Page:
For me, it doesn't make sense to not try. Maintaining some kind of practice helps me maintain a sense of fine attunement to myself and engagement with the world around me. Much like meditating, even a simple practice that I can do on my own, like Finding Inspiration in Solo Movement..., surprises me with how much better I feel and work, if I can muster the diligence and patience to just practice. My quality of life is better when I continue to explore and challenge my abilities to move.

The prospects for sustaining a practice depend on the rewards you get from that practice. While the simple joy of moving is at the core, it has become clear to me that bringing my self to the practice and having what I do received and appreciated by others makes a big difference in my own satisfaction with it. And others being receptive to me depends in turn on my being receptive to them and to myself. While I can cultivate and revel in solo movement, it is all the more satisfying to be part of a bunch of us striving for and finding this kind of enjoyment together.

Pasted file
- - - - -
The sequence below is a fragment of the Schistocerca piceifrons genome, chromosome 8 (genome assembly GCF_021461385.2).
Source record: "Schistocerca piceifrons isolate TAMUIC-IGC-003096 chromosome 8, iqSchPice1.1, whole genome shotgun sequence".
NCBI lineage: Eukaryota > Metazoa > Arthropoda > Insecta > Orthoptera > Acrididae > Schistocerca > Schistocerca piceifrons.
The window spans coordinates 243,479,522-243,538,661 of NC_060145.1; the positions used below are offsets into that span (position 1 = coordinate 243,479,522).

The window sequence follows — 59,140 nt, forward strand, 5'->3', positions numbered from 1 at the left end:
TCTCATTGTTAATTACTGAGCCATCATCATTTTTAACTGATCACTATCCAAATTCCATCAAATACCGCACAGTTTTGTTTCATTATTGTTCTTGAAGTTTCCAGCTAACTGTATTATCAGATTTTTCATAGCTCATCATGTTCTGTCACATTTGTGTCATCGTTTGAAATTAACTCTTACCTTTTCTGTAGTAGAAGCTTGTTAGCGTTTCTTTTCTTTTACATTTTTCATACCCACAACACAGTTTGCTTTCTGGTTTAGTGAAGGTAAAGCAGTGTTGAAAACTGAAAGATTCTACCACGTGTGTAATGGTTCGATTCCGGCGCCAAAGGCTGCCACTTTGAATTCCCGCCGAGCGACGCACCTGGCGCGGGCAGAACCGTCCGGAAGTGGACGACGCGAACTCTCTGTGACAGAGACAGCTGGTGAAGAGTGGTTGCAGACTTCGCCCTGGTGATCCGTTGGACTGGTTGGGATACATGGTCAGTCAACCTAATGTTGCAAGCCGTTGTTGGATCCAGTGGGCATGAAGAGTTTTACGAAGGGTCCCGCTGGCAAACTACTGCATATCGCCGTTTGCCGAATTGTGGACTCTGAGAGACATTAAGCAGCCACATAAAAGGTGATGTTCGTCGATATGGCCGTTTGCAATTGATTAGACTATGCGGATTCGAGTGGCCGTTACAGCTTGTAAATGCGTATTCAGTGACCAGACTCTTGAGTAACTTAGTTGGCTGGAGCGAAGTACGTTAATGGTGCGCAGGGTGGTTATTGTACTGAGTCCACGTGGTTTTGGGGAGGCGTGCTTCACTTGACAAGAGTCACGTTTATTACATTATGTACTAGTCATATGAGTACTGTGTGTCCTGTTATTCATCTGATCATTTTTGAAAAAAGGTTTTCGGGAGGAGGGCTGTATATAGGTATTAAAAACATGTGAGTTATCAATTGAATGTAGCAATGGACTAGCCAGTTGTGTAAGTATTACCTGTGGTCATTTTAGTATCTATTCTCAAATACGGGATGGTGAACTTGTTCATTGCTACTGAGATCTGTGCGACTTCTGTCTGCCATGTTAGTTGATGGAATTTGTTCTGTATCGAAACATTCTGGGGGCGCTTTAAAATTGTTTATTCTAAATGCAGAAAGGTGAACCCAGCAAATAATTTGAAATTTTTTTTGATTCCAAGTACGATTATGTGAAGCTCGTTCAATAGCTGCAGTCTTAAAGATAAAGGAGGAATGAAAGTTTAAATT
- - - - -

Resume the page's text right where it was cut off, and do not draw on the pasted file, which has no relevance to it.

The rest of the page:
The challenge, then, is finding ways to organize online activities that is accessible enough for those involved to bring themselves as fully as they can to the exploration, while being receptive to each other. I consider these to be the crucial concerns underlying my designs of the following activities.

I owe thanks to everyone who has been joining in these explorations, including particularly Ana and Grant, the Nossa Jam folk, the people who have been exploring the twice-monthly Online Contemplative Movement sessions, and really everyone who put their hearts and heads into sharing the exploration in constructive ways.

Contemplative Movement